“Are you serious?” William Watson stared open-mouthed. The one meant a multi-million dollar deal for no prepayment. The only downside was the other meant nothing at all. Then suddenly the lawyer realized: Romero was only risking one million and a couple of hours wasted. William would be putting up all or nothing, on ten million per year—it made the cash seem like chump change.
“Take the toss.” The young man dared.
“No,” for Watson, just the fact the Columbian was ready to take the chance, meant that he was on the level, “it’ll be as discussed.”
“You’re not a gambler.” The drug lord teased. “I’ve lost eight million in a casino on one night and had a blast doing it.”
“Eight million!” The amount was staggering.
“Think about it for a minute, though.” Romero explained. “I’m in the business of turning money legit. I lose the cash one night and it’s no big deal. I come back the next and lose the same and it’s no problem because when I do win, the casino pays with a check. The money is legal and that was my intent when I started gambling.”
“Can I come to a casino with you sometime?” Bill asked in a jest.
“Not unless you undergo a sex change operation and have an extreme makeover.” The Columbian joked but then his face grew wistful. “But speaking of someone who I would take anywhere—”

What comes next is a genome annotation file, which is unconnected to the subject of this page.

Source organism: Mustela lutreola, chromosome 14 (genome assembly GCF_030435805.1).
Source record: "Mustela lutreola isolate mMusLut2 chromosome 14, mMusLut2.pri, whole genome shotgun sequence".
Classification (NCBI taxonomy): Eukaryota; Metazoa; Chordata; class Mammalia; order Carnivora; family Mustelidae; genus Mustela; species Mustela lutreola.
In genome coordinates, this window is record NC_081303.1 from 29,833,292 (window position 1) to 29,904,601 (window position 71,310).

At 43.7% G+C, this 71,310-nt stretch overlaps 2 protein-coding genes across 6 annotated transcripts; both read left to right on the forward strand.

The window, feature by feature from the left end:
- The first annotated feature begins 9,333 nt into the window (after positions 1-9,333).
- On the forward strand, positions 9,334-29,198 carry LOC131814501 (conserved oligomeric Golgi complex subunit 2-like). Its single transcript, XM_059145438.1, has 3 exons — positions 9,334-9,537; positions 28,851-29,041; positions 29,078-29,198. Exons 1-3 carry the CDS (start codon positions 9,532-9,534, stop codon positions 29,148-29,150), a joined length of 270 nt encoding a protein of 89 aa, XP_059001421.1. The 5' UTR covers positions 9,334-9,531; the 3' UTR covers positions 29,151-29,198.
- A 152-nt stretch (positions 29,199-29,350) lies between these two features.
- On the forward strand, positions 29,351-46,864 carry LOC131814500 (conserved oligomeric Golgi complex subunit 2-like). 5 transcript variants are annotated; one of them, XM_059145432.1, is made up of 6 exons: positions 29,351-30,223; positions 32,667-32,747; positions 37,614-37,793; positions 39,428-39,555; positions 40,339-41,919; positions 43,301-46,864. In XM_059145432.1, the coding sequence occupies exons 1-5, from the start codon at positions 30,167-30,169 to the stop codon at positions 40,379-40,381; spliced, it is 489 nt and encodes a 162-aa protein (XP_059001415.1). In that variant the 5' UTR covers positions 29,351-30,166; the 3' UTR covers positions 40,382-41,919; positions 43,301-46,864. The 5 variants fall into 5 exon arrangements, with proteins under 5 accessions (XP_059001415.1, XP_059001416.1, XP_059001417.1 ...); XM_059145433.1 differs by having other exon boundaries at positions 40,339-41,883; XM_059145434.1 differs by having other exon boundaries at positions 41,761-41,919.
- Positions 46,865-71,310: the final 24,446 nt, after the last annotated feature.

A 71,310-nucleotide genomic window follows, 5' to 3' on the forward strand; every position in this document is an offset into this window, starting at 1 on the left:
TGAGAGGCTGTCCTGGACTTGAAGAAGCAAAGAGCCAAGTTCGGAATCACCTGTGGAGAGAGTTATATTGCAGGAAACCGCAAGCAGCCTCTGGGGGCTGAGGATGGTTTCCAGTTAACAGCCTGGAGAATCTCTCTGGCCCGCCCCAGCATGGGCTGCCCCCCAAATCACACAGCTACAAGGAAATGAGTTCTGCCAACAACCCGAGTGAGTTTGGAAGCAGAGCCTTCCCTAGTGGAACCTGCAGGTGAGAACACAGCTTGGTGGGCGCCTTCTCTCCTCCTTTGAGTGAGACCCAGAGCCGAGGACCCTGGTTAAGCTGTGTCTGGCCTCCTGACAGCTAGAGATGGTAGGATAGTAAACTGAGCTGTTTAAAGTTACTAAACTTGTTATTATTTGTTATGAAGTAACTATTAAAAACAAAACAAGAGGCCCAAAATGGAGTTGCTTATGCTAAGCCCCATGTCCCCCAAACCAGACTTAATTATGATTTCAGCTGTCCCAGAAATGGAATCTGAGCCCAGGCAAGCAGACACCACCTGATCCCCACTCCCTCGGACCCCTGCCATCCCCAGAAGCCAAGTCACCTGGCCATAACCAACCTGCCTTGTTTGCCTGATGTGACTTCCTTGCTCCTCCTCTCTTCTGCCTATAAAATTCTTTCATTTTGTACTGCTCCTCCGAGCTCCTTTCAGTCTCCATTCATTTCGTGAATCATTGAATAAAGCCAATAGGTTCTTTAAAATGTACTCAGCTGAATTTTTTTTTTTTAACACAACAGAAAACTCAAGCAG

“As in my absent receptionist?” With his imagination’s view all but eclipsed by mountain of wealth, Watson had forgotten all about the girl. Half a million per month could set up housekeeping with a mistress ready to do it dictionary style, between mattress and Mr..
“I’m to understand Jessica is very close to becoming a partner in your firm. Where exactly is she in her apprenticeship?”
“I’ve probably procrastinated but I’ll correct that tiny oversight immediately.” The decision on that took only the time for Watson to think one phrase. ‘Dollars can sate my lusts but lust won’t bring me dollars.’ “Her internship papers will be signed off and sent by close of business today.”
“I expect Jessica will be suitably ecstatic about the news when I give it to her.” Romero doled out his statement with relish.
“If Frank and I find we are able to afford more units? I presume I could adjust the contract numbers to reflect actual amounts?”
“Yes, the river of cash flow my authority diverts is sufficient to float whatever sized boat you can push into the stream.” Romero confirmed then appeared to do a small mental double take. “And, you showed me your quality when you declined the fifty/fifty chance to get in free. I’ll reward you for that. Monies above the minimum million will buy double.”